Such a small effort to be above average

I was sitting at a stoplight yesterday behind two women who seemed to be having a pleasant conversation with the man in the car next to them. It was a beautiful day, and their windows were down. I was listening to the radio, so my windows were up, and I couldn't hear what they were saying, but I wondered if they knew each other and were taking this brief moment chance to catch up.

Then the light turned green, and to my utter astonishment, the woman in the driver's seat gave the man the finger and stepped on the gas. Both women extended an arm out the window with middle fingers prominent as they drove on.

My mouth dropped open. I almost could not move forward, I was so shocked. Then I was really sad, just sad for a culture that is so ready to be bitter and hateful and crude, crude to the core. Ready to start a fight, ready to curse instead of bless, ready to engage in the worst of human emotions. That two beautiful women could drive away with such a vulgar display, probably terrifically proud of themselves, just made me hurt for their ignorance. They don't know they are crowned with glory and honor by a Creator who loves them, so they imitate the only model they know: the snake who keeps them blind to this truth.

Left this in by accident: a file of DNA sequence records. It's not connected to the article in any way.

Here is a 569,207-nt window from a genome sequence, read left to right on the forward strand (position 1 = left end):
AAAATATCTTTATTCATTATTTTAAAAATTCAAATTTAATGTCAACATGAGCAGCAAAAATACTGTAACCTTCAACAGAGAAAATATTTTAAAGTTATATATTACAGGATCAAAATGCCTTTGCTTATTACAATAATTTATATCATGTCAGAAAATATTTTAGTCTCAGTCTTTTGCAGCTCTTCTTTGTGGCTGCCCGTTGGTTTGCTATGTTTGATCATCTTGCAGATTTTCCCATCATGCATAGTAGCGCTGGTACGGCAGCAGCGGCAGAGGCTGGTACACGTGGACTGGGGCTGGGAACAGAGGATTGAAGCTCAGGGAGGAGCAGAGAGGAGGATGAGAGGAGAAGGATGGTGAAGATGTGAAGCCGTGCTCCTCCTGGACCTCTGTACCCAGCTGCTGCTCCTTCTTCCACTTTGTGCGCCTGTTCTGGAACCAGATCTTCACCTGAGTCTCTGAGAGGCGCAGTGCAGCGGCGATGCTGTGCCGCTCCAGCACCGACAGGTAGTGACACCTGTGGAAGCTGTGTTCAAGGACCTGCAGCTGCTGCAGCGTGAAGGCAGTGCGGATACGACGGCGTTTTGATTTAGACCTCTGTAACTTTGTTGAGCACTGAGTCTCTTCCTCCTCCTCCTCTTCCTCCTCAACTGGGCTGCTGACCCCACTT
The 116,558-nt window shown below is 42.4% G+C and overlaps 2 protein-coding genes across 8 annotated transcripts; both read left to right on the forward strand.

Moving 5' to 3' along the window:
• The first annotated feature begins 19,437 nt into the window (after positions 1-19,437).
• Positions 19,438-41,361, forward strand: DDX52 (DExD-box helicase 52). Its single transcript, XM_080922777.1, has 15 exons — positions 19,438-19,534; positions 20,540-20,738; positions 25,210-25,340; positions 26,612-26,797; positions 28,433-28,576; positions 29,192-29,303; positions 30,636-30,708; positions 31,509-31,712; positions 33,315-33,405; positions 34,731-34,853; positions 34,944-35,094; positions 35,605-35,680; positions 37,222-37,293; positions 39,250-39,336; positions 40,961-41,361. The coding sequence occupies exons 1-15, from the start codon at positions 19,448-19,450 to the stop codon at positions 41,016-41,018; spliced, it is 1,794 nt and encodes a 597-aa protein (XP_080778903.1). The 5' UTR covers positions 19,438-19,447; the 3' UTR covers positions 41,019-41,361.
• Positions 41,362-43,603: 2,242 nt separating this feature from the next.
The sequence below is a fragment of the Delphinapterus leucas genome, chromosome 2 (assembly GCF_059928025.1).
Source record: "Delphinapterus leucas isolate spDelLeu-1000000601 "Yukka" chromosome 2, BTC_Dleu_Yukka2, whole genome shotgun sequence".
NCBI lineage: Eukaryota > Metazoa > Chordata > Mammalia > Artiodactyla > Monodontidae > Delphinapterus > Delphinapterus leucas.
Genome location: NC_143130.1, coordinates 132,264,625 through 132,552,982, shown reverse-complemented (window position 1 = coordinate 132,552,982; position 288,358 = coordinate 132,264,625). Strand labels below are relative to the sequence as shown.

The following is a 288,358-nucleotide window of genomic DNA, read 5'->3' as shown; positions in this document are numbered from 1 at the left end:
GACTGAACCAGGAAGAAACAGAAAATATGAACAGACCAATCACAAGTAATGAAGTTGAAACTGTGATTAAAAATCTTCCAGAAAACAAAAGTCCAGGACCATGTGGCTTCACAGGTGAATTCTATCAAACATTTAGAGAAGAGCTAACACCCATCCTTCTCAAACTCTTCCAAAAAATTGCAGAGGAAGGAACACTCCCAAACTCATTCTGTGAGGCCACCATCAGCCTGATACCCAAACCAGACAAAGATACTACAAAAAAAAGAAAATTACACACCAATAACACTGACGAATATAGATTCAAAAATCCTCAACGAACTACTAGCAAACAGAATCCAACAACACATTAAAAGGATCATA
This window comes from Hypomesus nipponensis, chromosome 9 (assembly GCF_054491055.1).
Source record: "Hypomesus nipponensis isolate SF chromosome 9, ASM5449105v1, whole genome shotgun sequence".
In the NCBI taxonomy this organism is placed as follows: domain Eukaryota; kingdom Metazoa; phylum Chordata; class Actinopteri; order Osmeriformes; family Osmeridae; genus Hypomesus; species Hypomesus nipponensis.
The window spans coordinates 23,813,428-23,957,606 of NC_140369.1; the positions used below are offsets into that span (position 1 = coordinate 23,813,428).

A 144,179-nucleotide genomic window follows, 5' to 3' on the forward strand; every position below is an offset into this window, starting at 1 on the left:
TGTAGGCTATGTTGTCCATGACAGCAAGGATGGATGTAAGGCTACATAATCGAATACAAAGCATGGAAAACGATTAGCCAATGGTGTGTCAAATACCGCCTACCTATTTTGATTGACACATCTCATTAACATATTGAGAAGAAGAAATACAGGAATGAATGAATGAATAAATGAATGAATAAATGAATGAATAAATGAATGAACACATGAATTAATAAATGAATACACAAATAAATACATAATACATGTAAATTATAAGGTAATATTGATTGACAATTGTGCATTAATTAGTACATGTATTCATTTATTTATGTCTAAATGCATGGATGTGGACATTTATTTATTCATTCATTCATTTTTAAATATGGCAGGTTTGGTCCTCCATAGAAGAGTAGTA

Every interaction in the day has opportunity for glory or for dirt. Dirt can be filth and grime, and wallowed in with utter depravity; sometimes it's just average, plain old stuff that I brush up against accidentally in a white shirt, messing up a lovely picture. Glory, on the other hand, is cleansing. Glory is the soft answer when others want to be hard. Glory is patience with an unkind clerk, a rude waitress, a snippy customer service rep. Glory is being able to stay disconnected from the ravings of a vicious boss or a terrorist coworker.

It takes a little more effort to respond with glory than with dirt, because dirt is what we are, and it's easier to follow one's nature. It takes a little effort to do glory, and some people can't do it at all because they have no concept of it whatsoever, much less the capacity for it. But in that moment where one feels instinct coming on like a flood, glory is the pause that changes the course and takes the situation from the average to the above average, and sometimes to the transcendent. When someone tries to start an argument, instead of engaging, glory pauses and, in its highest expression, hears the other person's struggle and speaks to it.

This is so rare. I wished for those two women that they would be pulled from the dirt. May we all consider how little effort it takes to rise to glory.